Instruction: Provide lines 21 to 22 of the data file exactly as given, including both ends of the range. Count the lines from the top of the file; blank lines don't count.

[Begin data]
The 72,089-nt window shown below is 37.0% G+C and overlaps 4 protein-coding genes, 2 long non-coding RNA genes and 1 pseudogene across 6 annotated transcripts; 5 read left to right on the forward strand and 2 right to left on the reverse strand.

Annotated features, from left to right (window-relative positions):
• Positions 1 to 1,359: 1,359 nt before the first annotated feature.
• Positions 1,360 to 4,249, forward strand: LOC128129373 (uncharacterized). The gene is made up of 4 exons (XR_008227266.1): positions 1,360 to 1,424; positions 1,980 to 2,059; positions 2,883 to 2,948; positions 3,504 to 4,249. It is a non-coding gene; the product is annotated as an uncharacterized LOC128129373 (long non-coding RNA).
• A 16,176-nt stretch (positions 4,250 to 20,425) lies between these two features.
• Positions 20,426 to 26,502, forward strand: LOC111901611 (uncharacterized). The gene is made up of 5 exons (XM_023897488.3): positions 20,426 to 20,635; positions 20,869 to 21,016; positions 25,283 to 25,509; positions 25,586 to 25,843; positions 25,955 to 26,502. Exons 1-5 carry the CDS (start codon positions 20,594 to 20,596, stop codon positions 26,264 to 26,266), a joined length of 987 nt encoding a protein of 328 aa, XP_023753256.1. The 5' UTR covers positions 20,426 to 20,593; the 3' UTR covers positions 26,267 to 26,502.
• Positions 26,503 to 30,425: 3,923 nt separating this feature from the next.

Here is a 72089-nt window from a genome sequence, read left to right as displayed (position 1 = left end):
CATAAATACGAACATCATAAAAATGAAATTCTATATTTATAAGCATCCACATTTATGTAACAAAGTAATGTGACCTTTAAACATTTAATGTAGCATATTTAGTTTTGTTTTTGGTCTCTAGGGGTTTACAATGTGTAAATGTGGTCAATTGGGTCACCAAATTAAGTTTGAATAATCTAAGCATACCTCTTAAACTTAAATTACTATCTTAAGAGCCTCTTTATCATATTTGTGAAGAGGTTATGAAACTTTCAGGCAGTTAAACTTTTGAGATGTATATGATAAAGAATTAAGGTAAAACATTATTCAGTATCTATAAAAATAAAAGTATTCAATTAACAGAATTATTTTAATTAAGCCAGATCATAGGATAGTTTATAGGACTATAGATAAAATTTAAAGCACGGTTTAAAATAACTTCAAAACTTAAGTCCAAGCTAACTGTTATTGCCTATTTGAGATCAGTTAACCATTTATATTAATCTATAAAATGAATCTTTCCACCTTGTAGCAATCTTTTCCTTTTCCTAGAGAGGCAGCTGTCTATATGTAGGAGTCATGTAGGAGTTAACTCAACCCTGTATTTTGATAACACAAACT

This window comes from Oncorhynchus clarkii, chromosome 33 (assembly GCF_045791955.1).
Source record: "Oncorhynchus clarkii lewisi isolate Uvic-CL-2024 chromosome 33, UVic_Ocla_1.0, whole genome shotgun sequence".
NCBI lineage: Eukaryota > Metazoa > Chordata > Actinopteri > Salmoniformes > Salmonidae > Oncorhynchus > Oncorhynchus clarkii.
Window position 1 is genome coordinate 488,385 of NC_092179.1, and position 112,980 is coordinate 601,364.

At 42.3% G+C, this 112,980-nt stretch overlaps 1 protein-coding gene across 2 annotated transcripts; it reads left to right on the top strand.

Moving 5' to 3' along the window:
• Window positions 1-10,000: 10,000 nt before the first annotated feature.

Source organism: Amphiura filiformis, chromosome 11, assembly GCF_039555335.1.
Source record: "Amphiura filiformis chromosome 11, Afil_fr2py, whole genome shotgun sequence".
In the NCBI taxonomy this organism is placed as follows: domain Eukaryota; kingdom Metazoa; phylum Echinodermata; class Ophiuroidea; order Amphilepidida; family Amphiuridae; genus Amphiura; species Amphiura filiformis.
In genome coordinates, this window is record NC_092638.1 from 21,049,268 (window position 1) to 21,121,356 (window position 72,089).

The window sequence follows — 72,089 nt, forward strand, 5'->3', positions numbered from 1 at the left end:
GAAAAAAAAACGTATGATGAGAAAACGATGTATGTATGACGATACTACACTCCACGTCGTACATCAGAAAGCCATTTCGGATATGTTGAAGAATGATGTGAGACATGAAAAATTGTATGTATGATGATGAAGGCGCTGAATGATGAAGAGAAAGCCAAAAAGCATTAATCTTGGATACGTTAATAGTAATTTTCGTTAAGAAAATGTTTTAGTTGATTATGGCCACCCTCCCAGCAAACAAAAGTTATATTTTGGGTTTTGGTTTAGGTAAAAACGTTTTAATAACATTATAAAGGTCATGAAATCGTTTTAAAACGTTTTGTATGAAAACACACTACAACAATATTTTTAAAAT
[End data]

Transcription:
The window sequence follows — 72,089 nt, forward strand, 5'->3', positions numbered from 1 at the left end:
GAAAAAAAAACGTATGATGAGAAAACGATGTATGTATGACGATACTACACTCCACGTCGTACATCAGAAAGCCATTTCGGATATGTTGAAGAATGATGTGAGACATGAAAAATTGTATGTATGATGATGAAGGCGCTGAATGATGAAGAGAAAGCCAAAAAGCATTAATCTTGGATACGTTAATAGTAATTTTCGTTAAGAAAATGTTTTAGTTGATTATGGCCACCCTCCCAGCAAACAAAAGTTATATTTTGGGTTTTGGTTTAGGTAAAAACGTTTTAATAACATTATAAAGGTCATGAAATCGTTTTAAAACGTTTTGTATGAAAACACACTACAACAATATTTTTAAAAT